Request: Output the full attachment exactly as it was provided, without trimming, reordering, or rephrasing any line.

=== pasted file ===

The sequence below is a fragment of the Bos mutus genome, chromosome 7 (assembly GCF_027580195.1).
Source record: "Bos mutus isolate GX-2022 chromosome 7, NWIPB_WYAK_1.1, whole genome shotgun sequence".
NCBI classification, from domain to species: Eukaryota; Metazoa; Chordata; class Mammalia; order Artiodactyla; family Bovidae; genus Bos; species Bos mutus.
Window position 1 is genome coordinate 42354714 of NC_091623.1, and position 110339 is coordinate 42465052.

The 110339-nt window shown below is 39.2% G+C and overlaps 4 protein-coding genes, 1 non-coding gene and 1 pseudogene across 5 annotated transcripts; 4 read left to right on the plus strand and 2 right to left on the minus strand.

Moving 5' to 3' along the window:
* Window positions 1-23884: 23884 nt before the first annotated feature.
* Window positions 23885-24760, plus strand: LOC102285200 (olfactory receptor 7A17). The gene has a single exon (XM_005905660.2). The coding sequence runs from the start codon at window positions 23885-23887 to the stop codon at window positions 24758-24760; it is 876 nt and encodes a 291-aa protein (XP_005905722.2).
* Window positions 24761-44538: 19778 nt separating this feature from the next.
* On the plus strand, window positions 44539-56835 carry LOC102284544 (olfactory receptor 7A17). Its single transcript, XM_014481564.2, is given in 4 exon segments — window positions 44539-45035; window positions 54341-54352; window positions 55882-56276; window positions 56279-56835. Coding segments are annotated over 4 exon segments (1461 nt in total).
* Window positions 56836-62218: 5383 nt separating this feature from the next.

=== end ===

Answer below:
The sequence below is a fragment of the Bos mutus genome, chromosome 7 (assembly GCF_027580195.1).
Source record: "Bos mutus isolate GX-2022 chromosome 7, NWIPB_WYAK_1.1, whole genome shotgun sequence".
NCBI classification, from domain to species: Eukaryota; Metazoa; Chordata; class Mammalia; order Artiodactyla; family Bovidae; genus Bos; species Bos mutus.
Window position 1 is genome coordinate 42354714 of NC_091623.1, and position 110339 is coordinate 42465052.

The 110339-nt window shown below is 39.2% G+C and overlaps 4 protein-coding genes, 1 non-coding gene and 1 pseudogene across 5 annotated transcripts; 4 read left to right on the plus strand and 2 right to left on the minus strand.

Moving 5' to 3' along the window:
* Window positions 1-23884: 23884 nt before the first annotated feature.
* Window positions 23885-24760, plus strand: LOC102285200 (olfactory receptor 7A17). The gene has a single exon (XM_005905660.2). The coding sequence runs from the start codon at window positions 23885-23887 to the stop codon at window positions 24758-24760; it is 876 nt and encodes a 291-aa protein (XP_005905722.2).
* Window positions 24761-44538: 19778 nt separating this feature from the next.
* On the plus strand, window positions 44539-56835 carry LOC102284544 (olfactory receptor 7A17). Its single transcript, XM_014481564.2, is given in 4 exon segments — window positions 44539-45035; window positions 54341-54352; window positions 55882-56276; window positions 56279-56835. Coding segments are annotated over 4 exon segments (1461 nt in total).
* Window positions 56836-62218: 5383 nt separating this feature from the next.